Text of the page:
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Tuition will rise about 8.5 percent, on average, next year at Mississippi's eight public universities.
The increase was approved Monday by the College Board, finalizing an amount that was discussed last month.
In-state students taking two semesters of full-time classes will pay an average of $5,906 for the 2012-13 school year. That amount will be $459 higher, on average, than this year.
Some students pay less than full price because of scholarships or financial aid.
Officials said increases are necessary because state appropriations continue to shrink. The system's overall budget will go up slightly next year, but those increases are earmarked for financial aid, the University of Mississippi Medical Center, and some other special items. Universities will see their general appropriations shrink by 1 percent, according to an allotment approved Monday by college board members.
"We are a fairly efficient organization," said Higher Education Commissioner Hank Bounds. "We've made a lot of cuts. At some point, you can't do more with less. At some point, less is less."
Bounds said Mississippi needs to pay its faculty members more and doesn't want to hurt the quality of students' education.
Students at the Mississippi University for Women will pay the least, $5,316. Students will pay the most, $6,336, at the University of Southern Mississippi. Nonresident students pay more, as do students studying for professional degrees such as law or veterinary medicine.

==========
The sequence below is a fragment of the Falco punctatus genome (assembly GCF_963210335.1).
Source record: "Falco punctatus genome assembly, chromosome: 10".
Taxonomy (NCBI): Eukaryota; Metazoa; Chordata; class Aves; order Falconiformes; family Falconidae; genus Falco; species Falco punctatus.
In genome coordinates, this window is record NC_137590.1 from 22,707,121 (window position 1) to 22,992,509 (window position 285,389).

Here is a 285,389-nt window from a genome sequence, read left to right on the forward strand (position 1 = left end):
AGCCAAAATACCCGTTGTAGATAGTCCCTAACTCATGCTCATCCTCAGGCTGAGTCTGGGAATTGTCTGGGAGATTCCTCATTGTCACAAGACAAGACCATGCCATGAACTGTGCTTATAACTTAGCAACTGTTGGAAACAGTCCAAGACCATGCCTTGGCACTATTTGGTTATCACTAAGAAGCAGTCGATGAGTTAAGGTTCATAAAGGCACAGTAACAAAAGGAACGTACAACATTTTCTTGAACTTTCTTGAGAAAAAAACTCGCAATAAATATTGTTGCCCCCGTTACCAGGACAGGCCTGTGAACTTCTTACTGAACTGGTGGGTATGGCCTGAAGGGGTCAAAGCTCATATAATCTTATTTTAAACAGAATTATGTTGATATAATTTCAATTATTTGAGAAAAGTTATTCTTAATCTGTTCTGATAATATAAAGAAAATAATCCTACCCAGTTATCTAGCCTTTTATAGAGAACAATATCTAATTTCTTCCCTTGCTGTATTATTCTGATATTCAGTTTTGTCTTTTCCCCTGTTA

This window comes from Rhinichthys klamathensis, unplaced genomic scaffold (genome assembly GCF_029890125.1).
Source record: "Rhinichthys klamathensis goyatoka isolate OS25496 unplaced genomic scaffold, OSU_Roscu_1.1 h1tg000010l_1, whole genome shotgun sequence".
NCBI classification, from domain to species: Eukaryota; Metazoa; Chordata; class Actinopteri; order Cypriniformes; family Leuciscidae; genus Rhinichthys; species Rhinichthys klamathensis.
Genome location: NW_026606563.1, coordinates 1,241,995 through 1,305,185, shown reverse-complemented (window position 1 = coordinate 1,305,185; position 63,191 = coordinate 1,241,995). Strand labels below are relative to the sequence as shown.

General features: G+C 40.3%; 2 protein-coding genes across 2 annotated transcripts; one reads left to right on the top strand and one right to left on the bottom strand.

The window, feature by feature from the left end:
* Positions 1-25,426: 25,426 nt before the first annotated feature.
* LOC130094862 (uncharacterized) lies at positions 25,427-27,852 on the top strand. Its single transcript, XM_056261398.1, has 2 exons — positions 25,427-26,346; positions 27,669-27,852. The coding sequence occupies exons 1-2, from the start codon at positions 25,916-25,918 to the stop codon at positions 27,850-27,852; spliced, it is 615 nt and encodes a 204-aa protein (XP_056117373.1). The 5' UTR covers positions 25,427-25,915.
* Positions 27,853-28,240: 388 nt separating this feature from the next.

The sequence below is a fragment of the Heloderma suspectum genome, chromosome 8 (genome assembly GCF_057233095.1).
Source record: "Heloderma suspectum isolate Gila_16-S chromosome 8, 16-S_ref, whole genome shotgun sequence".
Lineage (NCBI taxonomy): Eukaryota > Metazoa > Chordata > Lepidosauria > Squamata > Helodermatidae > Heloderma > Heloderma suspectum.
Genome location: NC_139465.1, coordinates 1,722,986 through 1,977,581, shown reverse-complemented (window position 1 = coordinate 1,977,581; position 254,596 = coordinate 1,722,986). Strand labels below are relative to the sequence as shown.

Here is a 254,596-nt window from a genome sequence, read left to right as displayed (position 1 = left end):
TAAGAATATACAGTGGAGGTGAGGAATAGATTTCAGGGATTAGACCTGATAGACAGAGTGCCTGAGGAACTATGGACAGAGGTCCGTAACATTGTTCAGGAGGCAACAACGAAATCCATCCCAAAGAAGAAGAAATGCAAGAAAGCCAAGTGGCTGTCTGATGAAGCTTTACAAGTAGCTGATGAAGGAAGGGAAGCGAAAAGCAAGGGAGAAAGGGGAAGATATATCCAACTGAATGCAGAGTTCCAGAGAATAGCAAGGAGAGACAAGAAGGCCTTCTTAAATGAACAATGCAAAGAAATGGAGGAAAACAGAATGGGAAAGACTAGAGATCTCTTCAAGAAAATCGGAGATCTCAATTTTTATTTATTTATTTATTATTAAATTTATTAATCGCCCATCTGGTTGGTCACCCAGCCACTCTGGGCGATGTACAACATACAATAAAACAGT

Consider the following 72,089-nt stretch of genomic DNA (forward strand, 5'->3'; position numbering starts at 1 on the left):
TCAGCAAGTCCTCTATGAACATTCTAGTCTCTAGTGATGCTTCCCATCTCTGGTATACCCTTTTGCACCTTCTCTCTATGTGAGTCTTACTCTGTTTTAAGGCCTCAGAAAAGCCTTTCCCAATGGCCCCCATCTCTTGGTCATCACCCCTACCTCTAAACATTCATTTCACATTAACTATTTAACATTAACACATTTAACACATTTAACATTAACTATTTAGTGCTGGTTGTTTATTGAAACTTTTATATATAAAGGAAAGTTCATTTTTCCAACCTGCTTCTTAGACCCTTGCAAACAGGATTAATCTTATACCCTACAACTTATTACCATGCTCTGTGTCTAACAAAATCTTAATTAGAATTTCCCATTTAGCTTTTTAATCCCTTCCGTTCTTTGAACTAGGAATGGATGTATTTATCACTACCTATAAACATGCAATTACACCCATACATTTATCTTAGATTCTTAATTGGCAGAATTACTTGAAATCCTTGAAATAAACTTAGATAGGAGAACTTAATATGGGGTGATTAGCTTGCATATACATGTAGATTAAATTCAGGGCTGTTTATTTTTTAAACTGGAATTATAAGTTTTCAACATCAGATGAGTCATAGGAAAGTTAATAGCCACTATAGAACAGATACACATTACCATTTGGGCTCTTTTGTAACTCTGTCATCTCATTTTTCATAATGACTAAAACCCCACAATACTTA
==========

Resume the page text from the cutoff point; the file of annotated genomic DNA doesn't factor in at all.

Average full-time tuition at Mississippi's public institutions has risen 65 percent in the last 10 years. Inflation rose 28 percent during that time. Family income in Mississippi rose 23 percent from 2002 to 2010, though no later figures have been published yet.
Bounds said the increases stem in part from a long-term trend of decreasing state funding. For the first time this spring, Mississippi schools were asked to project increases for two years. The universities project they will need to raise tuition between 5 percent and 6.9 percent next spring for the 2013-2014 school year.
Mississippi is far from alone in seeing sharp increases in public university tuition, and the cost of going to school in the Magnolia State remains less than in most places. Median annual tuition this year at a Mississippi public university is the second lowest among the 15 states tracked by the Southern Regional Education Board, above only Oklahoma. Mississippi universities typically charge about 70 percent of what public universities charge nationwide.
Students are having to dig deeper in Mississippi. More than half of public university graduates said they had student loan debt in in 2008-2008, the most recent figures available. Of those students who took out loans, the average debt at graduation was $21,304, a sharp percent increase since 2003-2004.
One piece of good news for students. The Mississippi Tuition Assistance Grant, which goes to more than 20,000 students statewide, will be fully funded next year, after threats that the amount might have to be trimmed. The grant goes to entering students who scored 15 or higher on the ACT college exam, or continuing students who have a college grade point average of 2.5 or higher. Freshmen and sophomores get $500 a year, while junior and seniors get $1,000.